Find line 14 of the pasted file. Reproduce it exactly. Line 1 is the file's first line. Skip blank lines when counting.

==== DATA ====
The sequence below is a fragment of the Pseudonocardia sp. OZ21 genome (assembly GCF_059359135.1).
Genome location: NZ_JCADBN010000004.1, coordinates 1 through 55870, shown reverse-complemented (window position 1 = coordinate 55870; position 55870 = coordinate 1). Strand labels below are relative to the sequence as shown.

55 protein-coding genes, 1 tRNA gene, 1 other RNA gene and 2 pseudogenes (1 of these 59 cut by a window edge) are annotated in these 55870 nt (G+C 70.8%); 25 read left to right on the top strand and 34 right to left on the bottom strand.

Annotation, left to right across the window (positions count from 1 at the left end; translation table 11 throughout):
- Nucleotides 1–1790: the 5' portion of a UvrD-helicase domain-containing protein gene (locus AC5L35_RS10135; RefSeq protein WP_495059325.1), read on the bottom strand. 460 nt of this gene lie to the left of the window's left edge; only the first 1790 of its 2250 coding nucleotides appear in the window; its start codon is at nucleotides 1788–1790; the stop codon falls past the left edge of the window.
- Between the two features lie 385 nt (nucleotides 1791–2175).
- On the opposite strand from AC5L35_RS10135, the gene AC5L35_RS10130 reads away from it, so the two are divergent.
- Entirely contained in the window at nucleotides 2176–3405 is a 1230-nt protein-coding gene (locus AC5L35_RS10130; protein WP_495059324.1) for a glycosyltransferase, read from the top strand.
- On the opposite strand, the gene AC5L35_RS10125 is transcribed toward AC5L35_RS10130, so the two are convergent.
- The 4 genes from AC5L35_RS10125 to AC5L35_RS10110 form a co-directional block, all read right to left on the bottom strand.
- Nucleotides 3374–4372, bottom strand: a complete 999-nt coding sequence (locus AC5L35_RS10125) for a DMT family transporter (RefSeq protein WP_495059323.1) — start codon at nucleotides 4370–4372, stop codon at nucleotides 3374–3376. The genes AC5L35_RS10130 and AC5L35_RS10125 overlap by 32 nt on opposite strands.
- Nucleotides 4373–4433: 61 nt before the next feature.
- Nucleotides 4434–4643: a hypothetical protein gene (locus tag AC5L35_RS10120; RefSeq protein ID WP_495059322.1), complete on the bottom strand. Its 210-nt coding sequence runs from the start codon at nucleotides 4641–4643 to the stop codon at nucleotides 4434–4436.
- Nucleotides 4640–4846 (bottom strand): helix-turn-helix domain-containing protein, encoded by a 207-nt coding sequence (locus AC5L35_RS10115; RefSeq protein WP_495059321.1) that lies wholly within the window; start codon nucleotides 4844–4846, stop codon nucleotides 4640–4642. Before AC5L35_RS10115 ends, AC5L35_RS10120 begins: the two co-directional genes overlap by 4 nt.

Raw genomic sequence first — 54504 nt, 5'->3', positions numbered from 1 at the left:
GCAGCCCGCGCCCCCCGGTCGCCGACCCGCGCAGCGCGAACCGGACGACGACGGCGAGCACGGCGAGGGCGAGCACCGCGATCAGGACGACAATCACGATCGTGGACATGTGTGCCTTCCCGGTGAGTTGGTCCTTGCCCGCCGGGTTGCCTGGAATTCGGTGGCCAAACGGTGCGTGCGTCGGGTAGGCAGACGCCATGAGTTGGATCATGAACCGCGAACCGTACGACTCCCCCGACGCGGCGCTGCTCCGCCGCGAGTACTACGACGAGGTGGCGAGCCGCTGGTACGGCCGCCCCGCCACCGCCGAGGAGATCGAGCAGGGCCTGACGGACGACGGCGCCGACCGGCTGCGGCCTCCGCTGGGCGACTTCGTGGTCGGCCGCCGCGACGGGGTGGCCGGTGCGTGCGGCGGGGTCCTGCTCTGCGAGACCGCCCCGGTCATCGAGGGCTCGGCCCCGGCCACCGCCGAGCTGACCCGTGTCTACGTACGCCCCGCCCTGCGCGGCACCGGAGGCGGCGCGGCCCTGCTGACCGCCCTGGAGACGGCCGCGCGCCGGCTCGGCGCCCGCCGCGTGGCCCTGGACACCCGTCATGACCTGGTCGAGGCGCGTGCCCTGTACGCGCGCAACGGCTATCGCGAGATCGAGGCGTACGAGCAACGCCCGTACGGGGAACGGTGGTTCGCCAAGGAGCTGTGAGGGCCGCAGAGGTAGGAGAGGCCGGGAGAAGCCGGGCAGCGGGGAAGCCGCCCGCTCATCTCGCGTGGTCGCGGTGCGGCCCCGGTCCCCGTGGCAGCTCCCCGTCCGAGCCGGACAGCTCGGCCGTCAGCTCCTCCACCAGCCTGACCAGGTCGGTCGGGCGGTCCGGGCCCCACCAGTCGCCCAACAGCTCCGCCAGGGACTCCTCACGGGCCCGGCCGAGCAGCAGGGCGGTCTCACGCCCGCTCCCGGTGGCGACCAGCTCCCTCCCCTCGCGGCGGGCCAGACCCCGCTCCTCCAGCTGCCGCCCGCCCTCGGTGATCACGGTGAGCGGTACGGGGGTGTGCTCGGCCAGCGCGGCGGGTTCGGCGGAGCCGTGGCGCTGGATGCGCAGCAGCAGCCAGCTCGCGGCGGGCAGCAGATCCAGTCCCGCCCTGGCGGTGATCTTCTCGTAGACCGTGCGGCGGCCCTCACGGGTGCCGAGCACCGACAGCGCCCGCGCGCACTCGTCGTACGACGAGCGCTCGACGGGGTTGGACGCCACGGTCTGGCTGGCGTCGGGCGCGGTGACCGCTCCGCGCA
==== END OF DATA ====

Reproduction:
- Nucleotides 4640–4846 (bottom strand): helix-turn-helix domain-containing protein, encoded by a 207-nt coding sequence (locus AC5L35_RS10115; RefSeq protein WP_495059321.1) that lies wholly within the window; start codon nucleotides 4844–4846, stop codon nucleotides 4640–4642. Before AC5L35_RS10115 ends, AC5L35_RS10120 begins: the two co-directional genes overlap by 4 nt.